• Versatility – a very simple rules system that allows scope for lots of different genres and types of game.
  • Guidelines for creating customised Stunts – the ability to create your own Stunts using the guidelines is, for me one of the great things about Fate.
  • A simplicity of actions – Fate only has four different types of actions making it very simple to grasp.
from Dungeon World:
  • A unified dice mechanic – Dungeon World has a very simple dice mechanic involving rolling 2D6 and adding a modifier, a result of less than 6 means that the GM effectively determines what happens, 7-9 means the player succeeds with a cost and 10+ means they succeed with no cost. I love the way this mechanic works in play, keeping the dice rolling (when used very simple).
  • Encouraging players to contribute to the campaign world – Dungeon World has numerous moves that allow the players to contribute (or find out about elements of the campaign world history of events), I definitely want to keep this.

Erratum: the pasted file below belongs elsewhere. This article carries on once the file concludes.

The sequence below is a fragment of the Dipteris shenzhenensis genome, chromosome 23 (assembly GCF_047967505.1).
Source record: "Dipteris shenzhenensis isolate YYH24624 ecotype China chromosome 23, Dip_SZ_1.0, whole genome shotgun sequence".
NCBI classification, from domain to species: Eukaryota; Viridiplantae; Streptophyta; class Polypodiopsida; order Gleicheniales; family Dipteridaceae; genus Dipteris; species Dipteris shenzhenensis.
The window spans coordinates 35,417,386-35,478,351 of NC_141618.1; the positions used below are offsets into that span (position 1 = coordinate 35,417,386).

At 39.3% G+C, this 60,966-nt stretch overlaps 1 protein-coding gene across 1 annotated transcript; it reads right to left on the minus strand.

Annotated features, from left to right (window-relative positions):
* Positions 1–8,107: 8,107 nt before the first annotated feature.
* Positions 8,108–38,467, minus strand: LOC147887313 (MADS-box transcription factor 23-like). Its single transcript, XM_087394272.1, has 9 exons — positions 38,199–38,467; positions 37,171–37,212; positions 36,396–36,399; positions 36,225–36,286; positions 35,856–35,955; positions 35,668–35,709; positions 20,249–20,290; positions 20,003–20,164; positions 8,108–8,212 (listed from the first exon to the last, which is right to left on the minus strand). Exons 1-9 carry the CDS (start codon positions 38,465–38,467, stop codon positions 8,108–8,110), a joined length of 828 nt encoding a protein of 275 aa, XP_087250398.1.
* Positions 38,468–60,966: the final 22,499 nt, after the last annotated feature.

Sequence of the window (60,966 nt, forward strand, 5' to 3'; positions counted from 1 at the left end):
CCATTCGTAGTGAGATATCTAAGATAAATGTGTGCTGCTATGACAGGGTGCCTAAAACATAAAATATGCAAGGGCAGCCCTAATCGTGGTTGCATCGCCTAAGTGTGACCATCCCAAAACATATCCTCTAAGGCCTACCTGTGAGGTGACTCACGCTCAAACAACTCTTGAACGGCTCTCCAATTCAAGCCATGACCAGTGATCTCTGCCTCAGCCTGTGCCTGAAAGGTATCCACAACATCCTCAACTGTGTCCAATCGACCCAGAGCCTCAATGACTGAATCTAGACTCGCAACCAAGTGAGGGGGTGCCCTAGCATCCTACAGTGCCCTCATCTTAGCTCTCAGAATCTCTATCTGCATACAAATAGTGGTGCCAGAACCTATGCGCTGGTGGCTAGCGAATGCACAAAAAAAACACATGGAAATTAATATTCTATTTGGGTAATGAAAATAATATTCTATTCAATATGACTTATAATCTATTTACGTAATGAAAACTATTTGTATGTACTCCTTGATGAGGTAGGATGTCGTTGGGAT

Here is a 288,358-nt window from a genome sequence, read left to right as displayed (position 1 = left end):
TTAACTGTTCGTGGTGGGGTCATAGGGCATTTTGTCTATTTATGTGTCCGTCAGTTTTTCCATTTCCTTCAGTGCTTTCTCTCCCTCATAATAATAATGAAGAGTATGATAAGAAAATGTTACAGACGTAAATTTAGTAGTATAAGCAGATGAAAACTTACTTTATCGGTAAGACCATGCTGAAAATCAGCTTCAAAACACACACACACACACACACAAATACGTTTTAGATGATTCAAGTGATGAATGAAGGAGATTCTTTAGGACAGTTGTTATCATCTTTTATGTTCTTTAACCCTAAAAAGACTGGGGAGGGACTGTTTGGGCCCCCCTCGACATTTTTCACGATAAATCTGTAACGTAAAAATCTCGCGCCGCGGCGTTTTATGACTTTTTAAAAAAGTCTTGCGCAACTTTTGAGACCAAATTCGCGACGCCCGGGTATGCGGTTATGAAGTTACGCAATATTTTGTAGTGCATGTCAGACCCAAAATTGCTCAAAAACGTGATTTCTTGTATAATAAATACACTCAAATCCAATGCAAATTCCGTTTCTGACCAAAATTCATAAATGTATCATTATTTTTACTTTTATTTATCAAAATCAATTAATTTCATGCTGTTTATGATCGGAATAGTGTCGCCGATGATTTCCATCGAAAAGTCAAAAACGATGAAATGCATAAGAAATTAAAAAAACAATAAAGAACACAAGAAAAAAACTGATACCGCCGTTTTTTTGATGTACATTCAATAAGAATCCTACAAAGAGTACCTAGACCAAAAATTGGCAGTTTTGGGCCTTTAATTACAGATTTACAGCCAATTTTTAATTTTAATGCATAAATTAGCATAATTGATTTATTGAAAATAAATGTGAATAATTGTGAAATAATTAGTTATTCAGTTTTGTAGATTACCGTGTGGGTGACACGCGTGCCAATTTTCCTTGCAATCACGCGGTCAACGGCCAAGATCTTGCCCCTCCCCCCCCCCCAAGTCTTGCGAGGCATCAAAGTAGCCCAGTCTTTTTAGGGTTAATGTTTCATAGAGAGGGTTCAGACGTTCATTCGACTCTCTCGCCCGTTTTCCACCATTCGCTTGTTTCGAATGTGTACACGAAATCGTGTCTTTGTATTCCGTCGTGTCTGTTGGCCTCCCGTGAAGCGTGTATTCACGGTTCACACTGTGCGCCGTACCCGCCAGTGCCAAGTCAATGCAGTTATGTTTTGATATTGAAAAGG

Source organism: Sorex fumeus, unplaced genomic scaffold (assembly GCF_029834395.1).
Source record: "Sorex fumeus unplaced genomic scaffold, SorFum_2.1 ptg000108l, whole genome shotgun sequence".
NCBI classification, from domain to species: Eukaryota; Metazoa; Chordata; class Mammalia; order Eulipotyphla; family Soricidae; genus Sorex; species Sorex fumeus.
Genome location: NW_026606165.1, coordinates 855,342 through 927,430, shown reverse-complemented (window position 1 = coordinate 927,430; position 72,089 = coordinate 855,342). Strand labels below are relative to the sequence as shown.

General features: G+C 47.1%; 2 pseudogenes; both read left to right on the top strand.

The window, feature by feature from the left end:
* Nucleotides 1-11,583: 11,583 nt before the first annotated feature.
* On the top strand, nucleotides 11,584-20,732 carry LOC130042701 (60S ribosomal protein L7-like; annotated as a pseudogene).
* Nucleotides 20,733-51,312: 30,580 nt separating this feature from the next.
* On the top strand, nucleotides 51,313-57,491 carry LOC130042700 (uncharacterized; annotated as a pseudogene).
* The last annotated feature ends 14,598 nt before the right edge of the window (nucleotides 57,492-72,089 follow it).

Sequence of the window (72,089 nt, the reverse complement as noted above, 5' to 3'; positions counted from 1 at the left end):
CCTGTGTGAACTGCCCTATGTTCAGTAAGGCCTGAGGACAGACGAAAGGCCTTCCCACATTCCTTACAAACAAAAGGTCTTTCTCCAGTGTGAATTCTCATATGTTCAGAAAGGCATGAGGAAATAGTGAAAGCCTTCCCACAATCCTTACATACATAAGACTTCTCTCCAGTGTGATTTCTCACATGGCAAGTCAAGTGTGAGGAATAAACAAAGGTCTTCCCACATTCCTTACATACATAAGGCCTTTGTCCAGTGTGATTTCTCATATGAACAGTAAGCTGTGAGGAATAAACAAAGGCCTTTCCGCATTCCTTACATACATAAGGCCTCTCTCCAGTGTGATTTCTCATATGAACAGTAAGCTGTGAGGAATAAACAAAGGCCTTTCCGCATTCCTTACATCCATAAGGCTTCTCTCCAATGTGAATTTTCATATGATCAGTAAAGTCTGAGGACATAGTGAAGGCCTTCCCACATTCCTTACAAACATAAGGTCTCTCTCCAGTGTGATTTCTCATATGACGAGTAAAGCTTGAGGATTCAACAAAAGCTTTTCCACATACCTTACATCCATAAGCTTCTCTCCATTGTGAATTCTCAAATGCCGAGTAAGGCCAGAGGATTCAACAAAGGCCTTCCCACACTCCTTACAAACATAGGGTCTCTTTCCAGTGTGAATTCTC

Mapping Across the Elements

As my second step I decided to have a look at the elements in the systems and see if they could be mapped across to elements in the other.
Fate – Dungeon World

  • Aspects => ??? (possibly tags)
  • Approaches => Attributes (will prob use the DW att mod spread but remove the original stats and just stick with the modifiers, as Fate does)
  • Stunts => advanced moves
  • Actions => basic/advanced moves
  • 4DF + approach => 2d6 + mod (i’m more than likely going to stick with the DW style of rolling since I want to use the game’s dice mechanic)
  • Stress/Consequences => HP/conditions (probably going to go with DW’s HP/conditions for now and see how this works)
* * *
I’m pretty happy with the start i’ve made, i’ll continue to work on the combined system and make blog posts detailing my progress.